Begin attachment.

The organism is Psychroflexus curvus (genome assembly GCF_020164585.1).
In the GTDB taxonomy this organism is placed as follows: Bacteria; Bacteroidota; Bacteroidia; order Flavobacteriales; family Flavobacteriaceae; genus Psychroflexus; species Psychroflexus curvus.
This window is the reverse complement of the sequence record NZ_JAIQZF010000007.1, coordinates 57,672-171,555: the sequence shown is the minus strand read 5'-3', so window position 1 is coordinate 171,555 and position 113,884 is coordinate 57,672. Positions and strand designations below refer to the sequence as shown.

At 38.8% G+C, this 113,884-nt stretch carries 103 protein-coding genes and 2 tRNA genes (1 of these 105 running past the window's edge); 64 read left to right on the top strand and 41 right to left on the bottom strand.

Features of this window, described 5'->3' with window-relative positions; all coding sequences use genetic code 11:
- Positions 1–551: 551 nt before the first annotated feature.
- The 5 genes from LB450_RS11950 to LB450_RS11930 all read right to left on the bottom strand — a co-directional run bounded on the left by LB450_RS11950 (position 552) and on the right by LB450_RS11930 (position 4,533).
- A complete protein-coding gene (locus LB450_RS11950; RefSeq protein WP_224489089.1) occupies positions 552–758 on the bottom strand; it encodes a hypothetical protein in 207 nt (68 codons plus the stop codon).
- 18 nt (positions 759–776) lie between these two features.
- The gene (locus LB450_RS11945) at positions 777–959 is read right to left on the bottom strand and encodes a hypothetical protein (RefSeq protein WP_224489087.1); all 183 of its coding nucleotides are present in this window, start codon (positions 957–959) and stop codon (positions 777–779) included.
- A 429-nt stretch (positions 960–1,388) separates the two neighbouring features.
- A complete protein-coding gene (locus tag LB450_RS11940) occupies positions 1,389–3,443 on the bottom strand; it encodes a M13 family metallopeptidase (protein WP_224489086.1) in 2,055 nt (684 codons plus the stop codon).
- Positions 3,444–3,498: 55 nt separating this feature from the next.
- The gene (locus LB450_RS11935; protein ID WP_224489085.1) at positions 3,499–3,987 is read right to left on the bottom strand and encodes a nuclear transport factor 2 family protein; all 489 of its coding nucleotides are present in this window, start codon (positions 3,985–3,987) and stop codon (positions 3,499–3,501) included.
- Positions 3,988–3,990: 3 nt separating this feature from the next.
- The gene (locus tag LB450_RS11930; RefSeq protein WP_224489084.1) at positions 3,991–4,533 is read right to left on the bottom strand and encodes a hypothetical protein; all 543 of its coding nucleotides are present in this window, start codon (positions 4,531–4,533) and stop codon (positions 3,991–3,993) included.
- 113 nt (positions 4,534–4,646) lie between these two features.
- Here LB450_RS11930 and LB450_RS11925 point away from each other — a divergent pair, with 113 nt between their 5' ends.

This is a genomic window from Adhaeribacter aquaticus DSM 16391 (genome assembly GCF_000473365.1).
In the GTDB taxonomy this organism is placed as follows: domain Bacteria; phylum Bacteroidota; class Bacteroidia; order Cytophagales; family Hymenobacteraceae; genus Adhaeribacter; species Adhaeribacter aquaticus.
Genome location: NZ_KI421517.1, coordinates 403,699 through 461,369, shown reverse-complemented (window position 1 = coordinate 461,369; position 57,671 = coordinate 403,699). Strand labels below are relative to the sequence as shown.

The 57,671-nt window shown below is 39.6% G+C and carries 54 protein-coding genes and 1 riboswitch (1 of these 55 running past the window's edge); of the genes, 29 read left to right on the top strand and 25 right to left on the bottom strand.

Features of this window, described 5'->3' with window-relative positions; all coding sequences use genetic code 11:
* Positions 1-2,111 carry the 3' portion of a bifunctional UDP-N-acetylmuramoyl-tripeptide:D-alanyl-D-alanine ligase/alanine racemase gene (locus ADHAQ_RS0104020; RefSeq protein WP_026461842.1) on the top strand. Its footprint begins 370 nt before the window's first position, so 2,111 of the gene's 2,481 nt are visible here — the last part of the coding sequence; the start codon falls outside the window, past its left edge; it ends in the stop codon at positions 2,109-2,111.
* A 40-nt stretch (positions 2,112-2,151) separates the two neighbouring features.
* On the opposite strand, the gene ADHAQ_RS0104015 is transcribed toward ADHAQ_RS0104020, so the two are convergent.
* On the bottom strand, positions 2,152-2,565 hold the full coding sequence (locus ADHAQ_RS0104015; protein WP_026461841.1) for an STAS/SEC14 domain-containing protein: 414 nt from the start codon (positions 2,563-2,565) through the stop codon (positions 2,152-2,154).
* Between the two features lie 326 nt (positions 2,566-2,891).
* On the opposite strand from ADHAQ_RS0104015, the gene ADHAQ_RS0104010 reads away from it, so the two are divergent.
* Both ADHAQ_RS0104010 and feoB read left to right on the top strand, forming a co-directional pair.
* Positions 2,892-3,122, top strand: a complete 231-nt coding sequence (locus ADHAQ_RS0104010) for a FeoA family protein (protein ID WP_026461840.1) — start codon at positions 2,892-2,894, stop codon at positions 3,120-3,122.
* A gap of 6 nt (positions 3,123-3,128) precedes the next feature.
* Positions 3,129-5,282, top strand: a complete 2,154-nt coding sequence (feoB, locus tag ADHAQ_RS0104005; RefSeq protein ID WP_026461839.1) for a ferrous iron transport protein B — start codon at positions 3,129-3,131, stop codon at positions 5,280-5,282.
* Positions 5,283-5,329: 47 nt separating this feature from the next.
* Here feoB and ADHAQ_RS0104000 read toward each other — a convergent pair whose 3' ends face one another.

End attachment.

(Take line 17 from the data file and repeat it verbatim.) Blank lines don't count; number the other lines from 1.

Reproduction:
- 113 nt (positions 4,534–4,646) lie between these two features.